Dentures are prosthetic devices constructed to replace missing teeth; they are supported by the surrounding soft and hard tissues of the oral cavity.
Dentures can help patients through:
Mastication or chewing ability is improved by replacing edentulous areas with denture teeth.
- Aesthetics, because the presence of teeth gives a natural appearance to the face, and wearing a denture to replace missing teeth provides support for the lips and cheeks and corrects the collapsed appearance that results from the loss of teeth.
- Phonetics, because replacing missing teeth, especially the anteriors, enables patients to speak better. There is especially improvement in pronouncing words containing sibilants or fricatives.
- Self-esteem, because improved looks and speech boost confidence in the ability to interact socially.
Fabrication of complete dentures
Modern dentures are most often fabricated in a commercial dental laboratory or by a denturist using a combination of tissue shaded powders polymethylmethacrylate acrylic (PMMA). These acrylics are available as heat cured or cold cured types. Commercially produced acrylic teeth are widely available in hundreds of shapes and tooth colors.
The process of fabricating a denture usually begins with an initial dental impression of the maxillary and mandibular ridges. Standard impression materials are used during the process. The initial impression is used to create a simple stone model that represents the maxillary and mandibular arches of the patient's mouth. This is not a detailed impression at this stage. Once the initial impression is taken, the stone model is used to create a 'Custom Impression Tray' which is used to take a second and much more detailed and accurate impression of the patient's maxillary and mandibular ridges. Polyvinylsiloxane impression material is one of several very accurate impression materials used when the final impression is taken of the maxillary and mandibular ridges. A wax rim is fabricated to assist the dentist or denturist in establishing the vertical dimension of occlusion. After this, a bite registration is created to marry the position of one arch to the other.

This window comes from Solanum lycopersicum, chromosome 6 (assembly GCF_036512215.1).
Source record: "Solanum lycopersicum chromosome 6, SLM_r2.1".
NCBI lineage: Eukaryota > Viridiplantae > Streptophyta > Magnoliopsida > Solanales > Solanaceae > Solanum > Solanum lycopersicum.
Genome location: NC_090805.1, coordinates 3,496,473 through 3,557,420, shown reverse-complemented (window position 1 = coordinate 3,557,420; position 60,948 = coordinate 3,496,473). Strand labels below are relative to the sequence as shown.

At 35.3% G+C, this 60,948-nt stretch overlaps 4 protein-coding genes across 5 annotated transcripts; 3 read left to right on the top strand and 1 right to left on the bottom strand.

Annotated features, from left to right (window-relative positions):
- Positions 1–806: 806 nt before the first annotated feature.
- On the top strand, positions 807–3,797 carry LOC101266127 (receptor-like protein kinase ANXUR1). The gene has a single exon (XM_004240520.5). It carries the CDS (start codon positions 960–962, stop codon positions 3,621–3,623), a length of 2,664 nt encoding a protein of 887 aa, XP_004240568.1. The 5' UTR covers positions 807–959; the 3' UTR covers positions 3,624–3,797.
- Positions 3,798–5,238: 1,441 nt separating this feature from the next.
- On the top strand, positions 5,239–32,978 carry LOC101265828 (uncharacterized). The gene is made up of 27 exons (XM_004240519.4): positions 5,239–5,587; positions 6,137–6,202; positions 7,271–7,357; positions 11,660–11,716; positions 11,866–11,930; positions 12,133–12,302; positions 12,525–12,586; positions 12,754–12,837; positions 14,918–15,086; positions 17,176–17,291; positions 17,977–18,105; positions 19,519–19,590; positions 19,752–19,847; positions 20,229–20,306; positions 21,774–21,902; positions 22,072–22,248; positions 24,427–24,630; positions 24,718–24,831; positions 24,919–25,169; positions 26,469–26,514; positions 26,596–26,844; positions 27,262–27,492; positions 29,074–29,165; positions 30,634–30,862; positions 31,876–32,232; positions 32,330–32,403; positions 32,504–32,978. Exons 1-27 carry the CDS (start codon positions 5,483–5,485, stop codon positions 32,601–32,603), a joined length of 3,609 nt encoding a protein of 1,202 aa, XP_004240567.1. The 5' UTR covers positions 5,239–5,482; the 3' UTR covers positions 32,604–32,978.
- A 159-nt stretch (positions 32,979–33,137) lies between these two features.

Once the relative position of each arch to the other is known, the wax rim can be used as a base to place the selected denture teeth in correct position. This arrangement of teeth is tested in the mouth so that adjustments can be made to the occlusion. After the occlusion has been verified by the dentist or denturist and the patient, and all phonetic requirements are met, the denture is processed.
Processing a denture is usually performed using a lost-wax technique whereby the form of the final denture, including the acrylic denture teeth, is invested in stone.
This investment is then heated, and when it melts the wax is removed through a spruing channel. The remaining cavity is then either filled by forced injection or pouring in the uncured denture acrylic, which is either a heat cured or cold-cured type. During the processing period, heat cured acrylics—also called permanent denture acrylics—go through a process called polymerization, causing the acrylic materials to bond very tightly and taking several hours to complete. After a curing period, the stone investment is removed, the acrylic is polished, and the denture is complete. The end result is a denture that looks much more natural, is much stronger and more durable than a cold cured temporary denture, resists stains and odors, and will last for many years.
Cold cured or cold pour dentures, also known as temporary dentures, do not look very natural, are not very durable, tend to be highly porous and are only used as a temporary expedient until a more permanent solution is found. These types of dentures are inferior and tend to cost much less due to their quick production time (usually minutes) and low cost materials. It is not suggested that a patient wear a cold cured denture for a long period of time, for they are prone to cracks and can break rather easily